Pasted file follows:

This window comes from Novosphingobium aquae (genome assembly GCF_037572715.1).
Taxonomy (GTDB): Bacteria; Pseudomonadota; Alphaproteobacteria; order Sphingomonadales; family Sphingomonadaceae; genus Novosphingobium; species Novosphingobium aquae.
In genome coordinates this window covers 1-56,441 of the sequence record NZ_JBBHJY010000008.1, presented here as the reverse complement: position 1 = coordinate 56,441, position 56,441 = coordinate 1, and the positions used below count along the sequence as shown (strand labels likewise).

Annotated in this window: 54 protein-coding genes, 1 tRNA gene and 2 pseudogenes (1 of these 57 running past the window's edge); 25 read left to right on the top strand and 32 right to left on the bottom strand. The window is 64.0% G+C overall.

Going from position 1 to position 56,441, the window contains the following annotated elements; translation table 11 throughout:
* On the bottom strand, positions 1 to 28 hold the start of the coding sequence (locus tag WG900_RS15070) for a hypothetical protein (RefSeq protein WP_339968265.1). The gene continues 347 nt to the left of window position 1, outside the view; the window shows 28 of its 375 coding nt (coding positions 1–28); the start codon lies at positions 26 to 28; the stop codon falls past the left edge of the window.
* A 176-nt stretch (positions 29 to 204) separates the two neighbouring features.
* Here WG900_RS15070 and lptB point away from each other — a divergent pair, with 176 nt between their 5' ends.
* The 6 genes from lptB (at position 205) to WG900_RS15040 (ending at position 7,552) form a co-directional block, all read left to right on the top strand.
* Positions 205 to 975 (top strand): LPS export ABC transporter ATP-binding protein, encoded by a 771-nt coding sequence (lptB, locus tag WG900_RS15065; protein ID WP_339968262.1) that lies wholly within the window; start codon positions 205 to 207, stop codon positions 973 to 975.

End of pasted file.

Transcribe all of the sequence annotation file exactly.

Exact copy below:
This window comes from Novosphingobium aquae (genome assembly GCF_037572715.1).
Taxonomy (GTDB): Bacteria; Pseudomonadota; Alphaproteobacteria; order Sphingomonadales; family Sphingomonadaceae; genus Novosphingobium; species Novosphingobium aquae.
In genome coordinates this window covers 1-56,441 of the sequence record NZ_JBBHJY010000008.1, presented here as the reverse complement: position 1 = coordinate 56,441, position 56,441 = coordinate 1, and the positions used below count along the sequence as shown (strand labels likewise).

Annotated in this window: 54 protein-coding genes, 1 tRNA gene and 2 pseudogenes (1 of these 57 running past the window's edge); 25 read left to right on the top strand and 32 right to left on the bottom strand. The window is 64.0% G+C overall.

Going from position 1 to position 56,441, the window contains the following annotated elements; translation table 11 throughout:
* On the bottom strand, positions 1 to 28 hold the start of the coding sequence (locus tag WG900_RS15070) for a hypothetical protein (RefSeq protein WP_339968265.1). The gene continues 347 nt to the left of window position 1, outside the view; the window shows 28 of its 375 coding nt (coding positions 1–28); the start codon lies at positions 26 to 28; the stop codon falls past the left edge of the window.
* A 176-nt stretch (positions 29 to 204) separates the two neighbouring features.
* Here WG900_RS15070 and lptB point away from each other — a divergent pair, with 176 nt between their 5' ends.
* The 6 genes from lptB (at position 205) to WG900_RS15040 (ending at position 7,552) form a co-directional block, all read left to right on the top strand.
* Positions 205 to 975 (top strand): LPS export ABC transporter ATP-binding protein, encoded by a 771-nt coding sequence (lptB, locus tag WG900_RS15065; protein ID WP_339968262.1) that lies wholly within the window; start codon positions 205 to 207, stop codon positions 973 to 975.